Now coming into the Spring/Summer ‘21 collections, presentations will be fully digitised. In March, Shanghai Fashion Week was held online through live streams and fashion films. Carine Roitfeld hosted her CR brand runway with amFAR, featuring some of the biggest names in fashion, virtually through Youtube. Most recently it was announced that London Fashion Week will also be combining men’s and women’s collections through a digital presentation in June. 

Other designers such as Saint Laurent and Ermenegildo Zegna have completely abandoned the classic notion of seasonal fashion shows altogether.

So, what does this mean for runway trends? 

If we are following the narrative of this new fashion calendar, the lines between seasonal, men’s and women’s collection will begin to blur. We will most likely see larger overarching themes across seasonalities and genders, unifying trends for an extended period of time.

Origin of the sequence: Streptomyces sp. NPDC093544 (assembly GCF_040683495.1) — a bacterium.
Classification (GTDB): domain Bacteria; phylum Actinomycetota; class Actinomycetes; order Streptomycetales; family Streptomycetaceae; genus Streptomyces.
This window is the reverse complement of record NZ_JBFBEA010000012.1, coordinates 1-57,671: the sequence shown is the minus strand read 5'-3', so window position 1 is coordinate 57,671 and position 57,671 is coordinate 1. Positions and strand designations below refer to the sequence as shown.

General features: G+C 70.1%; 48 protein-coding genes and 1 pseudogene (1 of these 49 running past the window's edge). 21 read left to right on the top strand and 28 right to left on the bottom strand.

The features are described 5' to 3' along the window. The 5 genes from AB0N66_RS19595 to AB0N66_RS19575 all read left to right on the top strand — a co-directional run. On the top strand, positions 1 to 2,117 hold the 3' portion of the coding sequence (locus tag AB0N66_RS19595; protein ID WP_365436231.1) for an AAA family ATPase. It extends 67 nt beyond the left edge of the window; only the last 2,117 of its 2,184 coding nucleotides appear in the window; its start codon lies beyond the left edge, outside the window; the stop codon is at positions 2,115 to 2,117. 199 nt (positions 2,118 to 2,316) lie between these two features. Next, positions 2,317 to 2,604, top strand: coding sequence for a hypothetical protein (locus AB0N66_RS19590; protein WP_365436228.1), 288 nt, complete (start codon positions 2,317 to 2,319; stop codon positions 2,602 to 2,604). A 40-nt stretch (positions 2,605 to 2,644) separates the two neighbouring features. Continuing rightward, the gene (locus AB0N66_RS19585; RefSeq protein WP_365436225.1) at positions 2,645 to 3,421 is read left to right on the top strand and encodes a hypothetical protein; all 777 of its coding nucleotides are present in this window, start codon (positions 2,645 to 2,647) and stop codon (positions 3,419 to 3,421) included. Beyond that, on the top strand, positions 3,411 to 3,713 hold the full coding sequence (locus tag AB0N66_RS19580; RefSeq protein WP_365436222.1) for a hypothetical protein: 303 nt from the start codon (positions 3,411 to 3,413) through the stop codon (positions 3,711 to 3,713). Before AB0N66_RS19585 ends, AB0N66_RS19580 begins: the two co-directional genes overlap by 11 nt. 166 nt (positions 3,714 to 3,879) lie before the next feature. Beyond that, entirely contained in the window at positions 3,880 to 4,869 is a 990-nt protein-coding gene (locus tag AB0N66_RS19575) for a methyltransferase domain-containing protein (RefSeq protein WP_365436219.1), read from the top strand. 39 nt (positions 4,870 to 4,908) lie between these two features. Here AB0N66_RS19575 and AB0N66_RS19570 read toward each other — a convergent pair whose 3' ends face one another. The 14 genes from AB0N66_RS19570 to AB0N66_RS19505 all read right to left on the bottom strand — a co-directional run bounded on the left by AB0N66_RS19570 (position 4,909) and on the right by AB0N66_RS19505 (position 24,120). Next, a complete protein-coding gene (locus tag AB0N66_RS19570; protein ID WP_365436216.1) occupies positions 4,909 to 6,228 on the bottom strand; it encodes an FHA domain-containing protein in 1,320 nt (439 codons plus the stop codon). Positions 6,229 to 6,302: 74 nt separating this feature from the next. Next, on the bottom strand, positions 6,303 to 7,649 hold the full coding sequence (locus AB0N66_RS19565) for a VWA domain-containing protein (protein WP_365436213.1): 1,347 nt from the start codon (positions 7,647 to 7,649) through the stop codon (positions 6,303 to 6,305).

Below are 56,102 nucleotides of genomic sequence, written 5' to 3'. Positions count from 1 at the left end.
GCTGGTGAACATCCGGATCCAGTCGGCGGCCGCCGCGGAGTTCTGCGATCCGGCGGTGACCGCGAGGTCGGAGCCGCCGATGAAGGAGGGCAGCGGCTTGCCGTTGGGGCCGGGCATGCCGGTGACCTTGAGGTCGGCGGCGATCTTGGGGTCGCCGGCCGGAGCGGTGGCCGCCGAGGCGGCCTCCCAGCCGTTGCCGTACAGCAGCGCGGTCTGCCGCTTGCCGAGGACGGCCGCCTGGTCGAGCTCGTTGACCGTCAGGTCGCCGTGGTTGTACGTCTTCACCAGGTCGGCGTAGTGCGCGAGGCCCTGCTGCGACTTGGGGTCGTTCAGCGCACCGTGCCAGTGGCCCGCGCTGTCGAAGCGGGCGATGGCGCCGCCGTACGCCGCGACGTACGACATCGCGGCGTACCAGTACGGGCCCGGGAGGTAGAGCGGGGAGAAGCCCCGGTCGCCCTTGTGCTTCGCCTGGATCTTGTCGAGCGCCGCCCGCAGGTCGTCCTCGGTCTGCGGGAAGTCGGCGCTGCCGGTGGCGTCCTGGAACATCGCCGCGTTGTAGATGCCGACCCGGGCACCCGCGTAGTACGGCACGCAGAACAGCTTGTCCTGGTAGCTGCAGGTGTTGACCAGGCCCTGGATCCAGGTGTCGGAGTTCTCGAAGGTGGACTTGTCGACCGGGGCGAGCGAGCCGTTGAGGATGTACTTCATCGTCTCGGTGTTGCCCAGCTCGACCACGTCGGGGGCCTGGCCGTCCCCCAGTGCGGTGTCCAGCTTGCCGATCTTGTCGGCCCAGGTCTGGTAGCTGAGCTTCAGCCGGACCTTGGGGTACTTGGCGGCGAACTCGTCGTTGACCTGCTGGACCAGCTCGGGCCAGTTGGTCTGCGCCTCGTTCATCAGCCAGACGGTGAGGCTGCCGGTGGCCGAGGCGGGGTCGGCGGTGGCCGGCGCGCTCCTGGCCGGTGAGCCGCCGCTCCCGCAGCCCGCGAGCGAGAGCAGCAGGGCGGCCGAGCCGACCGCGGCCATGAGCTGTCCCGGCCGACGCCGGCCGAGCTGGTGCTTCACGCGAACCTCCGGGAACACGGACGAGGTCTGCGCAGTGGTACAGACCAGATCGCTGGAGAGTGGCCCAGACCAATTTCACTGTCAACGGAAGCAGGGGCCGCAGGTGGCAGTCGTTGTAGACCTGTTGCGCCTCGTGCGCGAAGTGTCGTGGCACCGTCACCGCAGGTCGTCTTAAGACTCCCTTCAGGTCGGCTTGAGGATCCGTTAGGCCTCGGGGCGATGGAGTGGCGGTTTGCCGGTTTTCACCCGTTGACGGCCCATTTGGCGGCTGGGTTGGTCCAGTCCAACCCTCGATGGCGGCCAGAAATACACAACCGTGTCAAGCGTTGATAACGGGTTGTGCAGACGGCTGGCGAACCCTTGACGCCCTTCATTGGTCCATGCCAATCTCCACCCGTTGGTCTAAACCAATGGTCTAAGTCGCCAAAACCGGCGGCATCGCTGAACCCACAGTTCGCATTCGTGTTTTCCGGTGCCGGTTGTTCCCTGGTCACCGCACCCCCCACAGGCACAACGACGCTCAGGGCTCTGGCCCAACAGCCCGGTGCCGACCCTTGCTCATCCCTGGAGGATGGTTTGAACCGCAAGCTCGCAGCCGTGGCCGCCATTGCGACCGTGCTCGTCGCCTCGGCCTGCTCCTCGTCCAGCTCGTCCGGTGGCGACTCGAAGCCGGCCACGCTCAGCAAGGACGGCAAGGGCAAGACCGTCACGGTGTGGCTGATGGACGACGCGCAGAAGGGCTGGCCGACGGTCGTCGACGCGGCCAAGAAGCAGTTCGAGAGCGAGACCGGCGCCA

Ultimately, the role of the fashion show itself will continue to be revisited as more of a digital marketing tool for consumers at large, rather than the specific industry guests as it once was. 

What’s Next for Post-Pandemic Retail?

It is abundantly clear that the first priority for fashion retail is returning to full-priced sales as quickly as possible. While discounting ageing inventory is unavoidable right now, next season’s inventory must be sold at full-price for a longer time to mitigate losses from Q2. 

Many believe shifting the fashion calendar is the best way to achieve this, even though it comes with considerable risk. However, in light of the pandemic, we will need to be comfortable with risk and change.

The industry as we know it will cease to exist and we should take this opportunity to reinvent how we operate, ensuring any strategies we take on from today are future-proof.